Palm Oil Reserves in Malaysia Drop Most in Two Years on Exports
Palm oil stockpiles in Malaysia, the world’s second-largest producer, fell the most in more than two years to a seven-month low in March as exports gained for the first time in five months, according to official data.
Inventories shrank 11 percent to 2.17 million metric tons last month from 2.44 million tons in February, the steepest monthly drop since January 2011, the Malaysian Palm Oil Board said today. The decline exceeded the median estimate for a 7 percent drop to 2.27 million tons in a Bloomberg survey. Output climbed 2.2 percent to 1.33 million tons, while exports increased 10 percent to 1.54 million tons, the board said.
The decline in stockpiles of the commodity used in everything from biofuels to candy to noodles may help stem a 34 percent slump in prices in Kuala Lumpur in the past year. Futures may climb through May, trading between 2,400 ringgit ($791) and 2,700 ringgit a ton as Malaysia’s currency weakens before elections and inventories drop in Indonesia and Malaysia, the top producers, Dorab Mistry, a director at Godrej International Ltd., said March 22.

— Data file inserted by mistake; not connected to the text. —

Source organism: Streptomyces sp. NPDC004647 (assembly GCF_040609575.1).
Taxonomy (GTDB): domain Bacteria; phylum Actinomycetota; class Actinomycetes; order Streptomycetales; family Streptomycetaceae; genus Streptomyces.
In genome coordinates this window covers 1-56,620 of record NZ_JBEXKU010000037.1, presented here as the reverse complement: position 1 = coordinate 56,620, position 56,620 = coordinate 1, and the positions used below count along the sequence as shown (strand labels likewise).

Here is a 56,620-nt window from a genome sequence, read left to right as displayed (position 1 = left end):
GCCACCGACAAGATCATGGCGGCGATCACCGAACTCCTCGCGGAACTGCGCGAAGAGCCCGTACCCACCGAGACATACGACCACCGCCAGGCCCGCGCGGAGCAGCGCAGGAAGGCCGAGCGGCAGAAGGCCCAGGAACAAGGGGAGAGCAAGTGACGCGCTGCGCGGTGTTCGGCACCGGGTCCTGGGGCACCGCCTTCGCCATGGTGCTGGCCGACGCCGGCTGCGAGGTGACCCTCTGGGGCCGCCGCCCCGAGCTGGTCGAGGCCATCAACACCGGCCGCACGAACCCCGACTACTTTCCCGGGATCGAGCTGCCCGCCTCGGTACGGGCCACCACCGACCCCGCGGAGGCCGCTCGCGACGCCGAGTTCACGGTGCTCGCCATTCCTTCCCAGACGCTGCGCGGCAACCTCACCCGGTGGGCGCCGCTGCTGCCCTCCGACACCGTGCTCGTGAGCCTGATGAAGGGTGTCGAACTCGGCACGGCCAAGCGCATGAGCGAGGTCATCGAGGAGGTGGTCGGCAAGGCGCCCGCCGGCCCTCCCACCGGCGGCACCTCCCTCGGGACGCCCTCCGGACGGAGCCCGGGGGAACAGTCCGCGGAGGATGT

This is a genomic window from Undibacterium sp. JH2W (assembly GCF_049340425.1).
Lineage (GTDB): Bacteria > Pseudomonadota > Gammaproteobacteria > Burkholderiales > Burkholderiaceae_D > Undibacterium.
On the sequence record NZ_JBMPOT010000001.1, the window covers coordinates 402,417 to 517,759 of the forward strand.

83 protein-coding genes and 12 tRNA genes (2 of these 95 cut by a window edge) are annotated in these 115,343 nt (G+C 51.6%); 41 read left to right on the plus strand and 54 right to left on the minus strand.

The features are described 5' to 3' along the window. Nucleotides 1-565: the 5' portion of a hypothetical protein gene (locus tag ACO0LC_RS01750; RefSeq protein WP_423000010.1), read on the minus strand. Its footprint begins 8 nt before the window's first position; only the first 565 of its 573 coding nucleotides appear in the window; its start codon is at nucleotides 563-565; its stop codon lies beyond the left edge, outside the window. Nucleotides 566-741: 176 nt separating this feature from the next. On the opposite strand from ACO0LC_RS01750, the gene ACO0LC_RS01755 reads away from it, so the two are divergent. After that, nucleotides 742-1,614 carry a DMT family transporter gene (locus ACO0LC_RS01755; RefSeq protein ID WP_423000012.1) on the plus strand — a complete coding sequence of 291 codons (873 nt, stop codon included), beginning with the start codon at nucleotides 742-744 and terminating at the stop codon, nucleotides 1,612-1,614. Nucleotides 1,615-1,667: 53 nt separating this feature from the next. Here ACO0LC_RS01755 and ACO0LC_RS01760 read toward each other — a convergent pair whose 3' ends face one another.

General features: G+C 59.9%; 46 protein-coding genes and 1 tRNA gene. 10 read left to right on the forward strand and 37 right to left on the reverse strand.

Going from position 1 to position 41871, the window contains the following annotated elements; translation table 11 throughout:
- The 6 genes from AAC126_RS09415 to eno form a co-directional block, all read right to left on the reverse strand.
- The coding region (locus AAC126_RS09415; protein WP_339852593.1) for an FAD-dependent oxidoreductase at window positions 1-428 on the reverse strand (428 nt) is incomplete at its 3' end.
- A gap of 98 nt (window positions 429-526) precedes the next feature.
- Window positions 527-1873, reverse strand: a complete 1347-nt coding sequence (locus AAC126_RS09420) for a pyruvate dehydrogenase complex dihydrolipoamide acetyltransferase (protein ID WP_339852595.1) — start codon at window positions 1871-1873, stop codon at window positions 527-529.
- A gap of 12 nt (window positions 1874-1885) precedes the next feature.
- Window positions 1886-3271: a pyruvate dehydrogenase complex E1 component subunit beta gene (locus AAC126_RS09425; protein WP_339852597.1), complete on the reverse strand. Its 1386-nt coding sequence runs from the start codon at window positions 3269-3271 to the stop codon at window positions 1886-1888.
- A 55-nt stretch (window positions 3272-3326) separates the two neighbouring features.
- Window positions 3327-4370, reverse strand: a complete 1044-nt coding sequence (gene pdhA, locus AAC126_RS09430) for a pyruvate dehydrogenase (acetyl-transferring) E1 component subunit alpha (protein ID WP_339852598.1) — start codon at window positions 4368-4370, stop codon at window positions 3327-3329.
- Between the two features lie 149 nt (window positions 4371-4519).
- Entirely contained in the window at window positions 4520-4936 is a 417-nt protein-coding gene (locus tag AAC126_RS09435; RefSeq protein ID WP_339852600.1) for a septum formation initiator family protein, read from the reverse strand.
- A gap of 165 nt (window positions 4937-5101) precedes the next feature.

“I would perceive this as bullish data because the end- stock is actually lower than market expectations,” said Ryan Long, vice president of futures and options at OSK Investment Bank Bhd. in Kuala Lumpur. “Production is still quite slow, especially in East Malaysia, so I wouldn’t expect stocks to build up yet at the end of this month.”
Reserves may remain near 2 million tons in the next two months, Long said. Shipments probably jumped in March as buyers such as India and China replenished stockpiles, he said.
Exports from Malaysia gained 3.5 percent to 456,440 tons in the first 10 days of this month from 441,025 tons in the same period in March, surveyor Intertek said today.
Palm oil for June delivery ended the morning session little changed at 2,397 ringgit a ton on the Bursa Malaysia Derivatives exchange. Prices could rally as high as 2,520 ringgit in the next two weeks, Long said.
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